Posted by Curt on 1 June, 2022 at 11:05 am. 6 comments already!


By Andrew C. McCarthy

What was the role of the FBI? In the Russiagate probe, in which special counsel John Durham has been tasked with getting to the bottom of the Trump-Russia “collusion” farce, that is the key question. If you don’t get the bureau’s role right, you’re apt to get the most consequential things wrong.
Durham has banked his investigation on the premise that the FBI was a victim — an innocent dupe manipulated by the wily Clinton campaign. On Tuesday, this misplaced faith led to the acquittal of Clinton lawyer Michael Sussmann.
The irony abounds. A Washington, DC, jury found Sussmann found not guilty of making a false statement to the bureau even though Durham’s team convincingly proved the falsity of the statement he made — namely, that in purveying derogatory information about Donald Trump, Sussmann was not representing any client, when in fact he was representing the Hillary Clinton campaign. Moreover, although the acquittal will encourage Democrats and their legacy media allies in seeking to discredit Durham’s probe, the law enforcement shenanigans uncovered by the trial illustrate that the probe is essential.
Nevertheless, the probe will come to naught, and accountability will remain a pipe dream, unless Durham gets the FBI’s role right.
As I contended in “Ball of Collusion: The Plot to Rig an Election and Destroy a Presidency,” the outrage of the Trump-Russia “collusion” farce is that the law enforcement and intelligence apparatus of the United States government was put in the service of partisan politics — first to attempt to get Hillary Clinton elected president and, when that failed, to hamstring the Trump administration’s capacity to govern.
That is, what makes Russiagate a uniquely dangerous chapter in modern American history is the willful interference by powerful federal agencies in electoral politics. The real collusion was between the Clinton campaign and the Obama-era executive branch — particularly (but by no means exclusively) the FBI.
Durham proceeded on a different theory. The culprits, by his lights, are the Clinton campaign and its operatives. We are to see the FBI not as colluding with the Clinton campaign, but as victimized by the Clinton campaign.

The false-statement case against Sussmann is one of three indictments Durham has brought in more than three years of conducting his probe. In each one, the defendant is accused of duping the FBI, not collaborating with the FBI, in an effort to portray Trump as a Kremlin asset.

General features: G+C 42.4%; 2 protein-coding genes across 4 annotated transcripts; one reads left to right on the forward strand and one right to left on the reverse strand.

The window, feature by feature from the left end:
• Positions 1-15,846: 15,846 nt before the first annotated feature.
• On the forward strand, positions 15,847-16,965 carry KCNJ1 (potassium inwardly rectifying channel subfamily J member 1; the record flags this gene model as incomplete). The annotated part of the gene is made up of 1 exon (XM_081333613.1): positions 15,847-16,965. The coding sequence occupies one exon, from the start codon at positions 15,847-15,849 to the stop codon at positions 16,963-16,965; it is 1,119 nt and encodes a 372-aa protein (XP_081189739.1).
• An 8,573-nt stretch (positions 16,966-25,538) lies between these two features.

Besides Sussmann, Durham has charged Igor Danchenko, the principal source for the notoriously bogus Steele dossier, with lying to the bureau about his own sources of information. Remarkably, Danchenko had previously been suspected by the FBI of being a Russian agent; and the bureau did not even bother to interview him until it had used his information — without endeavoring to verify it — in applying under oath for FISA court surveillance warrants. His information was credited because it fit the predisposition of FBI headquarters that Trump was a cat’s-paw of Russian President Vladimir Putin.
Durham’s other prosecution was of Kevin Clinesmith, an FBI lawyer. Clinesmith falsified information to conceal that Trump campaign adviser Carter Page, whom the FBI portrayed as a Russian spy, had actually been informing the CIA about his Russia contacts. To most of us, that would strongly suggest that the FBI had lost its professional detachment when it came to suspicions about Trump. Yet even here, Durham sees the FBI as the victim: Clinesmith was charged not with defrauding the FISA court on behalf of the FBI, but of lying to the FBI; and he was permitted to plead guilty despite implausibly maintaining that neither he nor the bureau intended to deceive anyone.
And then there’s Sussmann. The proof at trial demonstrated that what he gave the FBI was more a cover story than a false statement. If Sussmann had openly identified himself as a Clinton operative peddling opposition research, the bureau would have been seen as collaborating with the campaign by using the “oppo” as the pretext for an investigation. So Sussmann instead pretended that he was just a good citizen — a former Justice Department official who was bringing the FBI information out of patriotic concern for national security, not partisan motives.

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